or Spiked Shoe  previewed  events and reported on news from the local clubs. On weeks when there was no competition  the paper carried reports of the Saturday training run of most of the clubs and on occasions listed the teams which had been selected for forthcoming races.

The Northern Ireland Junior took place a fortnight later on a course at Dundonald which is now the site of a factory. It was situated on the left hand side of what is now the dual carriage-way to Newtownards  just past Dundonald High School . It was a cracking cross country course which included a river splash, a steep hill and two foot high ditches accessing single runner gaps and was the regular venue for all championship races including at All Ireland level.  The 1958 race was historical in that it provided Lisnagarvey (now City of Lisburn ) with their first and only Junior title. The individual title went to F Spence of Duncairn Harriers.

The Northern Ireland Boy’s title went to  Methodist College and the following month at the same venue they took the All Ireland Youth title having lost out to Ballydrain for local honours. The leading athlete for the Malone Road outfit at the time was Harry Simpson who eight years later running for 9th Old Boys took the Northern Senior Championship and led his club to their 9 th Senior club title.

The star of the Cross Country season was probably Bob McCullough of East Antrim Harriers.  His titles during the season included the All Rounder Cross Country which was based on accumulated points, the All Ireland Senior, the Northern Ireland Territorial Army Championship and the Northern Irleand Senior in which he led his club to an amazing 24 th Senior Championship. McCullough was rewarded with international honours as he along with Davy Harrison (9 th Old Boys) and Adam Brown (Ballydrain) represented Ireland in the European Cross Country Championships in Cardiff .

Lest I be accused of being a misogynist or sexist for ignoring the ladies and their performances over the country I have an excuse. Quite simply there is nothing to report. Women did not run cross country or road or indeed anything that involved going more than once around a track. It was in fact in the summer of 1958 that the Women’s Association, itself only eight years old, introduced an 800 yards into their championships. The inaugural winner was Pamela Martin of Short’ and Harlands AC in a time of 3mins 14.8 secs!!

1958 was in fact a big year for Track and Field in that it was the year of the 6th Empire Games now known now as the Commonwealth Games. The venue for the Games was Cardiff and there was to be a massive increase in the size of the Northern Ireland representation compared to previous Games.   The first appearance had been at the second Games in London in 1934 with four competitiors , all men.  Four years later three men took the long boat journey to Sydney, Australia and it was another 20 years before the Province was again represented in Vancouver when the sole female of the five athlete team Thelma Hopkins picked up the first medals with Gold in the High Jump and Silver in the Long Jump.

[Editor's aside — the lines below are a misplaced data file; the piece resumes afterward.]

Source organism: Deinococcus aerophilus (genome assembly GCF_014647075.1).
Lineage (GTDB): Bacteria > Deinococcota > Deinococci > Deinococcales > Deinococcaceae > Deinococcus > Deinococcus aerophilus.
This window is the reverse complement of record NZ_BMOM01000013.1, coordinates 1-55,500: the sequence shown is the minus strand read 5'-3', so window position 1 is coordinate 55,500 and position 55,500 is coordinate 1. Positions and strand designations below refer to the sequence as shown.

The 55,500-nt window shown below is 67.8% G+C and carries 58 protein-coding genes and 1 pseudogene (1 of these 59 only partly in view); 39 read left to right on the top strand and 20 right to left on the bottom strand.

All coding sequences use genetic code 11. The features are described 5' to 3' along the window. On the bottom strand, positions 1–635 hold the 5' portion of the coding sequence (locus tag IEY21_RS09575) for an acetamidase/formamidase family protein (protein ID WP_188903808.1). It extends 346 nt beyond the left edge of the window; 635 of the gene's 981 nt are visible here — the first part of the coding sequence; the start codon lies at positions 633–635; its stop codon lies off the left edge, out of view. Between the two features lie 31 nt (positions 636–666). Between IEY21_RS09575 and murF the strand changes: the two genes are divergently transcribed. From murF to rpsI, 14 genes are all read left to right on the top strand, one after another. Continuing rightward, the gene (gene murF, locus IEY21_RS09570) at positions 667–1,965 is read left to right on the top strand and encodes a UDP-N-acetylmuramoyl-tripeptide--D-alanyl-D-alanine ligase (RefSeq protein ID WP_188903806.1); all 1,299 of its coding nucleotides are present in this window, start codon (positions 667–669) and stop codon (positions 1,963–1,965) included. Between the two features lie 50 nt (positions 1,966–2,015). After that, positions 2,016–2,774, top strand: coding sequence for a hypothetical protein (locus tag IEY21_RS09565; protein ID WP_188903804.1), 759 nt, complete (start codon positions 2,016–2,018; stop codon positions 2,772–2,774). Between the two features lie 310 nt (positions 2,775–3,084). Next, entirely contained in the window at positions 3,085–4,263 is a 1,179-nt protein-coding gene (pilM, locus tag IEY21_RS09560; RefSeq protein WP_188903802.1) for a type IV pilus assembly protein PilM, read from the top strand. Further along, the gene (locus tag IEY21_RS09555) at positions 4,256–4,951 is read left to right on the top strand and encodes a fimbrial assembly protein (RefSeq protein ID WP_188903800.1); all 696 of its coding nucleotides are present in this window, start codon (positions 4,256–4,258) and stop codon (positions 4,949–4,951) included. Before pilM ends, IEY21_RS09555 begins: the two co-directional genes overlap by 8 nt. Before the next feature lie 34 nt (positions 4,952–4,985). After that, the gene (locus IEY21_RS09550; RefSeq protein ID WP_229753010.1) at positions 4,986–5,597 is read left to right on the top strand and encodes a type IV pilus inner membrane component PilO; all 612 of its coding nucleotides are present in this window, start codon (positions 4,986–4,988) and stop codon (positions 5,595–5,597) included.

The representation in Cardiff was no less than fourteen men and four women, a total which has never and is never likely to be exceeded. The consideration standards make interesting reading.

 

 

 

EVENT

MEN

WOMEN

100 yards

10.0

11.3

220 yards

22.2

25.4

440 yards

49.0

No event

880 yards

1:54.0

No event

Mile

4:12

No event

3 Mile

14:10

No event

6 Mile

30:15

No event

Marathon

2 hrs 50 mins

No event

120 / 80 yards Hurdles

15.2

11.5

440 yards hurdles

56.0

No event

High Jump

6 ‘ 1”  (1.85)

5’ 2”   (1.57)

Long Jump

23’ 0”  (7.00)

17’6”  (5.34)

Hop Step and Jump

46’ 6”  (14.18)

No event

Shot Putt

45’ 0”  (13.70)

36’  (10.94)

Discus

140’    (42.70)

112’  (34.14)

Hammer

170’   (51.82)

No event

Javelin

200’  (61.00)

112’  (34.14)

 

 

The fixture list published in the ISN showed little in the way of competition before the Empire Games Trials to be held on the 28 th May and the 4 th June. The season was to start with the Ballymena Sports organised by the one and only Sean Kyle and featuring the first races in the country to run over metric distances.  This meeting was to clash with the Lisnagarvey 6 mile road race but the latter had eventually to be cancelled due to lack of entries! What  are the chances of that happening in 2008?  At Ballymena Maeve (Kyle obviously) won the 100 and 200 metres presumably setting new NI and All Comers Records and Billy McCue had the same distinction in the 5000 metres winning in 15 mins 46 secs.